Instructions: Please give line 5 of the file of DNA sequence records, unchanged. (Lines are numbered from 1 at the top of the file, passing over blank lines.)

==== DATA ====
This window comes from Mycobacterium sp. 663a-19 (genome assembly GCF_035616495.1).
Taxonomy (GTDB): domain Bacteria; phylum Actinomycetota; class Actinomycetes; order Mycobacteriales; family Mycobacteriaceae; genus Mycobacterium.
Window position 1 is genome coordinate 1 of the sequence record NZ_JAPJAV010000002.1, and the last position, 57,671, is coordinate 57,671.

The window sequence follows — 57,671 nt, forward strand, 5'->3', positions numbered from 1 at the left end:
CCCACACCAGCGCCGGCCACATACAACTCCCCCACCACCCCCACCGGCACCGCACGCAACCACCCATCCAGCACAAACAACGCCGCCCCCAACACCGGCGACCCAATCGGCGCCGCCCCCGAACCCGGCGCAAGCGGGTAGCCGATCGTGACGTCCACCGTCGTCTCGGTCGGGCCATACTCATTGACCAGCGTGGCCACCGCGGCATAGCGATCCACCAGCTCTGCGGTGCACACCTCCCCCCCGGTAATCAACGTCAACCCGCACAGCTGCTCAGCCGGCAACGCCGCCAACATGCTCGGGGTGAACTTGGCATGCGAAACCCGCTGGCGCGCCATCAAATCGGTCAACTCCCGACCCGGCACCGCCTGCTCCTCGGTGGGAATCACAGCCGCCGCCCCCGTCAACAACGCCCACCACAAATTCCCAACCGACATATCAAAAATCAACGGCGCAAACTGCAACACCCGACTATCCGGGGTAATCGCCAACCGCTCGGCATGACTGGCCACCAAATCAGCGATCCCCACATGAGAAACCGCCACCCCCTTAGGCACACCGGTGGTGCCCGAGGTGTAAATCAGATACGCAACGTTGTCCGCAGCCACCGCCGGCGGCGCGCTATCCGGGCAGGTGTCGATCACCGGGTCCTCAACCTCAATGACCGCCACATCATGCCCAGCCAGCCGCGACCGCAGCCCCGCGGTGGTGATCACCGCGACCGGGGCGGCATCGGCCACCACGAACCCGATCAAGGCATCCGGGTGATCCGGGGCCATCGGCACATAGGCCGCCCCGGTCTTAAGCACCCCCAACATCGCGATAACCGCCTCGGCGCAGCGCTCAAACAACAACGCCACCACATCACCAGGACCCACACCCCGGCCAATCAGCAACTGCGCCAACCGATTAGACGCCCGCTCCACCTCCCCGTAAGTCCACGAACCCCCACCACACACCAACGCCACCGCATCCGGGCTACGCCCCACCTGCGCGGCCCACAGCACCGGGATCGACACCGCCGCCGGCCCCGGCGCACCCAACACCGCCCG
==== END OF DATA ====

CCCACACCAGCGCCGGCCACATACAACTCCCCCACCACCCCCACCGGCACCGCACGCAACCACCCATCCAGCACAAACAACGCCGCCCCCAACACCGGCGACCCAATCGGCGCCGCCCCCGAACCCGGCGCAAGCGGGTAGCCGATCGTGACGTCCACCGTCGTCTCGGTCGGGCCATACTCATTGACCAGCGTGGCCACCGCGGCATAGCGATCCACCAGCTCTGCGGTGCACACCTCCCCCCCGGTAATCAACGTCAACCCGCACAGCTGCTCAGCCGGCAACGCCGCCAACATGCTCGGGGTGAACTTGGCATGCGAAACCCGCTGGCGCGCCATCAAATCGGTCAACTCCCGACCCGGCACCGCCTGCTCCTCGGTGGGAATCACAGCCGCCGCCCCCGTCAACAACGCCCACCACAAATTCCCAACCGACATATCAAAAATCAACGGCGCAAACTGCAACACCCGACTATCCGGGGTAATCGCCAACCGCTCGGCATGACTGGCCACCAAATCAGCGATCCCCACATGAGAAACCGCCACCCCCTTAGGCACACCGGTGGTGCCCGAGGTGTAAATCAGATACGCAACGTTGTCCGCAGCCACCGCCGGCGGCGCGCTATCCGGGCAGGTGTCGATCACCGGGTCCTCAACCTCAATGACCGCCACATCATGCCCAGCCAGCCGCGACCGCAGCCCCGCGGTGGTGATCACCGCGACCGGGGCGGCATCGGCCACCACGAACCCGATCAAGGCATCCGGGTGATCCGGGGCCATCGGCACATAGGCCGCCCCGGTCTTAAGCACCCCCAACATCGCGATAACCGCCTCGGCGCAGCGCTCAAACAACAACGCCACCACATCACCAGGACCCACACCCCGGCCAATCAGCAACTGCGCCAACCGATTAGACGCCCGCTCCACCTCCCCGTAAGTCCACGAACCCCCACCACACACCAACGCCACCGCATCCGGGCTACGCCCCACCTGCGCGGCCCACAGCACCGGGATCGACACCGCCGCCGGCCCCGGCGCACCCAACACCGCCCG